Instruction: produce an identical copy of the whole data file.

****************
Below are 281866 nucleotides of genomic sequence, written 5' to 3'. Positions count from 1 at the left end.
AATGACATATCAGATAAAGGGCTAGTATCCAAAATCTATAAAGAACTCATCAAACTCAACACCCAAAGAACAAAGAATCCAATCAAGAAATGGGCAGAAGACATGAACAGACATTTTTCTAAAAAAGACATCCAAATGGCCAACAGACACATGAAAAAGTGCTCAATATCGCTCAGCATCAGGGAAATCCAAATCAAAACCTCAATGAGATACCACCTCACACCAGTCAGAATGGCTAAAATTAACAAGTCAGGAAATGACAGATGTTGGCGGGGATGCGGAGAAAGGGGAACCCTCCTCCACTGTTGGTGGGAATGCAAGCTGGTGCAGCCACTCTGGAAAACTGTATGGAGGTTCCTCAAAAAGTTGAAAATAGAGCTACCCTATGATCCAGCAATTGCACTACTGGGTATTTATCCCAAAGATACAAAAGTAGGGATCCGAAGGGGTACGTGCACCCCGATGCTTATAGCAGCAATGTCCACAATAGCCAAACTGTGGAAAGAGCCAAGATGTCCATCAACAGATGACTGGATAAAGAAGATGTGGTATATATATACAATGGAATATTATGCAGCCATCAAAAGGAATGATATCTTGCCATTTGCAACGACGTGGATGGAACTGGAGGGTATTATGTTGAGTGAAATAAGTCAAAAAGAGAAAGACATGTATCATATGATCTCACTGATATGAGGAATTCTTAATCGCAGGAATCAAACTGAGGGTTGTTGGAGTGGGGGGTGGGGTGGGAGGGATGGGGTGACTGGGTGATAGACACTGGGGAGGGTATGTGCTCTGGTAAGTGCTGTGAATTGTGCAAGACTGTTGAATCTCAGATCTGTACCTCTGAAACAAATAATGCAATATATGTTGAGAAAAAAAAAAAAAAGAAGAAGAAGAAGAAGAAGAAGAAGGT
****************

Below are 281866 nucleotides of genomic sequence, written 5' to 3'. Positions count from 1 at the left end.
AATGACATATCAGATAAAGGGCTAGTATCCAAAATCTATAAAGAACTCATCAAACTCAACACCCAAAGAACAAAGAATCCAATCAAGAAATGGGCAGAAGACATGAACAGACATTTTTCTAAAAAAGACATCCAAATGGCCAACAGACACATGAAAAAGTGCTCAATATCGCTCAGCATCAGGGAAATCCAAATCAAAACCTCAATGAGATACCACCTCACACCAGTCAGAATGGCTAAAATTAACAAGTCAGGAAATGACAGATGTTGGCGGGGATGCGGAGAAAGGGGAACCCTCCTCCACTGTTGGTGGGAATGCAAGCTGGTGCAGCCACTCTGGAAAACTGTATGGAGGTTCCTCAAAAAGTTGAAAATAGAGCTACCCTATGATCCAGCAATTGCACTACTGGGTATTTATCCCAAAGATACAAAAGTAGGGATCCGAAGGGGTACGTGCACCCCGATGCTTATAGCAGCAATGTCCACAATAGCCAAACTGTGGAAAGAGCCAAGATGTCCATCAACAGATGACTGGATAAAGAAGATGTGGTATATATATACAATGGAATATTATGCAGCCATCAAAAGGAATGATATCTTGCCATTTGCAACGACGTGGATGGAACTGGAGGGTATTATGTTGAGTGAAATAAGTCAAAAAGAGAAAGACATGTATCATATGATCTCACTGATATGAGGAATTCTTAATCGCAGGAATCAAACTGAGGGTTGTTGGAGTGGGGGGTGGGGTGGGAGGGATGGGGTGACTGGGTGATAGACACTGGGGAGGGTATGTGCTCTGGTAAGTGCTGTGAATTGTGCAAGACTGTTGAATCTCAGATCTGTACCTCTGAAACAAATAATGCAATATATGTTGAGAAAAAAAAAAAAAAGAAGAAGAAGAAGAAGAAGAAGAAGGT